Thank you, Gerhard. Many argue that volunteering – or any act of altruism – is filled with mixed motives. Interestingly, one surgeon I interviewed also questioned the value of programs that send medical students to developing nations to “help” local populations. The doctor I spoke to contends that these trips benefit the med students primarily, have dubious impact on patients, and that the students’ inexperience in fact taxes already over-worked local doctors. The surgeon contends that what these local doctors really need are seasoned international specialists to assist them, not med students. I don’t have an opinion on this because I have not researched it but it certainly gave me pause.

  8. Steve Hoey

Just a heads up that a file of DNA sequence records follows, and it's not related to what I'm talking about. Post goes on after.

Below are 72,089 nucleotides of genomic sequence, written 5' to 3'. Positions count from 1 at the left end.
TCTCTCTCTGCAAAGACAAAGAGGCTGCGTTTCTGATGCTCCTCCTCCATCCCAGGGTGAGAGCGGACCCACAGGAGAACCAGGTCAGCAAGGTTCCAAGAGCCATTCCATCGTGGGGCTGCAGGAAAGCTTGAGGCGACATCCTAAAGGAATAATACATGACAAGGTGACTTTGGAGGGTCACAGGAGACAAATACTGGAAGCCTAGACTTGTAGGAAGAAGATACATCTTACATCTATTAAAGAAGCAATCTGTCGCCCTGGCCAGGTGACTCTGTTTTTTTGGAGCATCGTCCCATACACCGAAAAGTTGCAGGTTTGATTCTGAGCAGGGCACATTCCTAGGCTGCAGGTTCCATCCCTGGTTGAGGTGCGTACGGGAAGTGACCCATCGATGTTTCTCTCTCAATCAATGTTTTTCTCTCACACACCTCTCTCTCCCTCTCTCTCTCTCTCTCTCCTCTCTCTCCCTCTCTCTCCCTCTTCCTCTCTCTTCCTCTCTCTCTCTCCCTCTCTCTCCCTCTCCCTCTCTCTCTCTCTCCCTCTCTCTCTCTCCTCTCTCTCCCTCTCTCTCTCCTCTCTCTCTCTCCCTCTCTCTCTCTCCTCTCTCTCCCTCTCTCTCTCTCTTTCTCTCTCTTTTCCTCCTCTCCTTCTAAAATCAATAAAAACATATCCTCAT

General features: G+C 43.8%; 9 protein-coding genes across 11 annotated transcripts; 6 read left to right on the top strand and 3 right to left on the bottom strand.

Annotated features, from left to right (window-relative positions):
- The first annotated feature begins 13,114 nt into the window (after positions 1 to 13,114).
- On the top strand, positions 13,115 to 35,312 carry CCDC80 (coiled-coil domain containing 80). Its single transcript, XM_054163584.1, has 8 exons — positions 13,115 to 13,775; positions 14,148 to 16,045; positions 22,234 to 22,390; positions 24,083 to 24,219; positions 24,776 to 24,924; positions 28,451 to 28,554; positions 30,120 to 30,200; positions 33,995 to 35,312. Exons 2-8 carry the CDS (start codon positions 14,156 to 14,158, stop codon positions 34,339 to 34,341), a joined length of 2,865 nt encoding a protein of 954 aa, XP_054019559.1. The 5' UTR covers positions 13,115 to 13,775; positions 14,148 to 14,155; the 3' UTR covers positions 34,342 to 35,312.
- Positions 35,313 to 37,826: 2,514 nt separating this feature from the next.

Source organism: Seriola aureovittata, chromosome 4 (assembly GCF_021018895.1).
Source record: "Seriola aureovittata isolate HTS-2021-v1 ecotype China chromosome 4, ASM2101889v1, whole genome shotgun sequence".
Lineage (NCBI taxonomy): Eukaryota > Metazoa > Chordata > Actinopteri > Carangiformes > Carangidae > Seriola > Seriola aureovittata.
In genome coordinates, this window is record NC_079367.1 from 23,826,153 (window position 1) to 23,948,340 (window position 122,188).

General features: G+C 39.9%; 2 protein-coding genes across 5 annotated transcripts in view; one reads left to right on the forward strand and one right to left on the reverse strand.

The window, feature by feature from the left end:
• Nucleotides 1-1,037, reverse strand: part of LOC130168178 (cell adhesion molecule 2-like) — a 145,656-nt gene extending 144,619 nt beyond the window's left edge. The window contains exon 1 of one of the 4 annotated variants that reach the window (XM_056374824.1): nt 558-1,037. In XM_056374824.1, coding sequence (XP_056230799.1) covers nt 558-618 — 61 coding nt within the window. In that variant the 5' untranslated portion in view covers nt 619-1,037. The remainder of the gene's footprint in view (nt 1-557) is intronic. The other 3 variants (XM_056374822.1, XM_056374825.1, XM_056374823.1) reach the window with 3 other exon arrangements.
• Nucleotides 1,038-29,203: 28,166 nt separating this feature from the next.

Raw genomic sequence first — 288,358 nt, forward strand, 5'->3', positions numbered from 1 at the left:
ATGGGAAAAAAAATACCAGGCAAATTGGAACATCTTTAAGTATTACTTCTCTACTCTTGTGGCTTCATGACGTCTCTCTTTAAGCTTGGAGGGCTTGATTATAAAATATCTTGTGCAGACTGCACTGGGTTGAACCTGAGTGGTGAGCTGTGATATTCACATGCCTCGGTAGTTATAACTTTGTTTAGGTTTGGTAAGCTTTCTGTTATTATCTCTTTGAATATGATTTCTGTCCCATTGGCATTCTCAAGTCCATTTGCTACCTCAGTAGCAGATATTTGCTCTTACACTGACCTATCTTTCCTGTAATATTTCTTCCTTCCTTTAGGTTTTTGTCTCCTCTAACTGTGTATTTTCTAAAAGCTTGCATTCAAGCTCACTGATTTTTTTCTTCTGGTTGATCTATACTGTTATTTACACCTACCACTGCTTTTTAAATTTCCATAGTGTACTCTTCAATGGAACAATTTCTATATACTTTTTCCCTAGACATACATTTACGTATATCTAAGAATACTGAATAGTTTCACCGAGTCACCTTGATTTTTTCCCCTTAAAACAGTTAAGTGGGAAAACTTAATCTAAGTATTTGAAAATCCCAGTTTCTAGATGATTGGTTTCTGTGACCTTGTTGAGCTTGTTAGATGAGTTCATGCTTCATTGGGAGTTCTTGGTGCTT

Thank you for taking the time to consider my reply and to write a thoughtful one of your own.

    I appreciate the work you’re doing with Tiny Spark to try to highlight the challenges in humanitarian work, and I recognize that you want the stories here to be constructive, not simply critical.

    That’s why I was surprised that you didn’t even mention PIH – indeed, they are a twenty-five-year-old model of coordination and training. Dr. Farmer’s name was put forward to be head of the World Health Organization; ultimately, his PIH colleague Dr. James Kim was nominated to that post.

    I simply felt that you could have recognized their work in your story as not just a “suggestion” for how things could improve (more training, regulation, accreditation) – they are a living example of how things are being done better.

    Again, thank you for your work and for listening to so many voices.

  9. Tom

    Nice work Amy. The interactive images that link up to the audio are brilliant.